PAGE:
While more than half of Christians and nearly 50% of the general population believe churches should be offering care and counseling to their communities, most pastors disagree, according to recent research from the Barna Group.
In an analysis of data collected in 2015, 2020 and 2022, Barna researchers measured how pastors, Christians, non-Christians and the general U.S. adult population see the church's role in society today.
While only 31% of pastors, 38% of non-Christians and 48% of U.S. adults, in general, believe churches should offer counseling and care in their communities, more than half of Christians (52%) think churches should be offering these services to their communities, the polling suggests.
The research on the pastors was collected from 585 online interviews with Protestant senior pastors in the U.S. from September 6–16, 2022.
A majority of pastors believe their main roles in the community are to tell others about Jesus (84%), help Christians grow (75%), practically assist those in need (64%), provide hands-on help to people in need (57%), teach or serve children (55%) and care for the elderly and widows (52%).
On several data points, including whether churches should offer counseling and care to their communities, there were clear disconnects between how pastors, Christians, non-Christians and the general U.S. adult population see their role in society.
Compared to pastors, Christians place a higher priority on churches offering counseling and care over caring for the elderly and widows (38%), teaching or serving children (46%) and practically assisting those in need (46%).
"Clearly, this goes beyond what pastors want for their congregations, what congregants want from their pastors, and what neighbors want out of their local churches. 'The Church' is a broad concept for many, and while it would be impossible to cater to every single expectation this entails, leaders should pay attention to the notable distinctions between what people want from churches and what pastors believe they should be offering," researchers noted in an excerpt from Barna's Resilient Pastor series.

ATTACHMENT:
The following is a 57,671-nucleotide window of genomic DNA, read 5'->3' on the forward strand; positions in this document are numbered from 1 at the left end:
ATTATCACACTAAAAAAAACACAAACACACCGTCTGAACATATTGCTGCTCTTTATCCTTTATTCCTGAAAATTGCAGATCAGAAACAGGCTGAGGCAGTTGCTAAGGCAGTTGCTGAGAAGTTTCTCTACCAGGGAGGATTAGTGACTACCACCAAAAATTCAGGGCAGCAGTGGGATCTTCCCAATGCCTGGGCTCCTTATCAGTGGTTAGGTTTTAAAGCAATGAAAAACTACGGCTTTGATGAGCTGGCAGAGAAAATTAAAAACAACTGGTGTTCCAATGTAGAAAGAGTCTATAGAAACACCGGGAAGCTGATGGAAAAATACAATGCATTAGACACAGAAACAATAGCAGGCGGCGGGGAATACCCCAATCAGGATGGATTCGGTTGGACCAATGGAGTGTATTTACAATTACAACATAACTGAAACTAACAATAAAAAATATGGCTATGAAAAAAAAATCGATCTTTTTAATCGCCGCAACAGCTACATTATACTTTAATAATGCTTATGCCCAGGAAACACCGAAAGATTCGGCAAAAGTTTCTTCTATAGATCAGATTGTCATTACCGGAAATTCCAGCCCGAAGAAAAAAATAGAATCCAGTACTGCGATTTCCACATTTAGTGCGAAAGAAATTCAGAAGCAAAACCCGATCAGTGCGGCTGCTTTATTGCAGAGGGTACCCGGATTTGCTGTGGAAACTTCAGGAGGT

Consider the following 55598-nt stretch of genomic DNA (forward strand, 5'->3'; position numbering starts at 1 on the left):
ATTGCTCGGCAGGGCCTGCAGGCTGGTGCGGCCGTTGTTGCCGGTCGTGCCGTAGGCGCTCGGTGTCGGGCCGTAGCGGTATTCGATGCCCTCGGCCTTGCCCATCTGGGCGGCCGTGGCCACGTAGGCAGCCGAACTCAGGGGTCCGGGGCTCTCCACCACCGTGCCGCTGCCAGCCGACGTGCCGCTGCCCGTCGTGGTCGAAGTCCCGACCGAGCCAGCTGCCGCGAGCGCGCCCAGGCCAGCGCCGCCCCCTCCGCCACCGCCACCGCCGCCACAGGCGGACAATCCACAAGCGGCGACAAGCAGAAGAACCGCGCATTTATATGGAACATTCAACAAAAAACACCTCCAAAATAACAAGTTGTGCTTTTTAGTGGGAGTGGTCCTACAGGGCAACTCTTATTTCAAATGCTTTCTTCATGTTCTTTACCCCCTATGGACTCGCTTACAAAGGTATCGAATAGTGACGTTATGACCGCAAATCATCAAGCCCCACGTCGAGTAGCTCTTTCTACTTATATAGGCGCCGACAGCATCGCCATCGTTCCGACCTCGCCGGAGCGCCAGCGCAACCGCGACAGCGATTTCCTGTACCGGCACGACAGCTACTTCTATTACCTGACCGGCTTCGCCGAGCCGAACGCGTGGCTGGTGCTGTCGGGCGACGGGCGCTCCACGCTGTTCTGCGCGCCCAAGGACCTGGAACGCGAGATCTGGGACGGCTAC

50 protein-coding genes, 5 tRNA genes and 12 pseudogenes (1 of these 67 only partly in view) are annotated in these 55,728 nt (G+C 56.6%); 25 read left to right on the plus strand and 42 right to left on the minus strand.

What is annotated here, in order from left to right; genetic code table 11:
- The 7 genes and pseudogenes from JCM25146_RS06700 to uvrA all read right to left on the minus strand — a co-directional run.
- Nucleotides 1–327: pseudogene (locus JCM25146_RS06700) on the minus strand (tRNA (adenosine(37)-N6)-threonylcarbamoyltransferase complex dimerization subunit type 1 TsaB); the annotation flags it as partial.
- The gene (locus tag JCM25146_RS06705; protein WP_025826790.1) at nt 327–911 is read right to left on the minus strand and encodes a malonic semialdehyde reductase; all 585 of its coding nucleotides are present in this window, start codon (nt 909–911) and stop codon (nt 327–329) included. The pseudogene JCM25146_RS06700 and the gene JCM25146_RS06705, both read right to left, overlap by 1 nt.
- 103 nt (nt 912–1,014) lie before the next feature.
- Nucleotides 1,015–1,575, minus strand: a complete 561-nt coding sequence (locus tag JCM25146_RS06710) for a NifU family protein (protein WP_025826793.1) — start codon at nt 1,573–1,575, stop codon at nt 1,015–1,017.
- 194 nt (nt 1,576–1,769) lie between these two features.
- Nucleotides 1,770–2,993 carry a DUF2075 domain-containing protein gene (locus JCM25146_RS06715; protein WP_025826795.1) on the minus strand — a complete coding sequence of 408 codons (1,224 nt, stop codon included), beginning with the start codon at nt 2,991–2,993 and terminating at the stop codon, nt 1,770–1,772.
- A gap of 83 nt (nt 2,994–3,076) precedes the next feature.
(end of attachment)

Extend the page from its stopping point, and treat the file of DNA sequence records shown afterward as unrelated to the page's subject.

The series explores how pastors, Christians and non-Christians say a church should show up in its community.
"There are ways for pastors and communities to get on the same page (or at least in the same chapter) about the role of the church in their communities — but it's going to take some humility, introspection and, most importantly, open communication to get there."
The finding comes as previous studies reported by The Christian Post show how ill-equipped many churches are in ministering to members of their community struggling with their mental health.
At the height of the pandemic, Barna and research partner Pepperdine University's Boone Center for the Family found that 58% of U.S. adults and 54% of practicing Christians reported having at least one relational, emotional or mental health issue that impacts their most important relationships. This finding was highlighted in the report "Restoring Relationships: How Churches Can Help People Heal & Develop Healthy Connections."
"I have always believed that the Church is a great resource for people to go to receive help with things like anxiety and depression. Though, over the last several years, there's been some separation [in how we care for people] — professionals deal with mental healthcare concerns and church people deal with spiritual concerns — and I think we've missed volumes of opportunity here," Boone Center Executive Director Sharon Hargrave told Barna President David Kinnaman in an interview.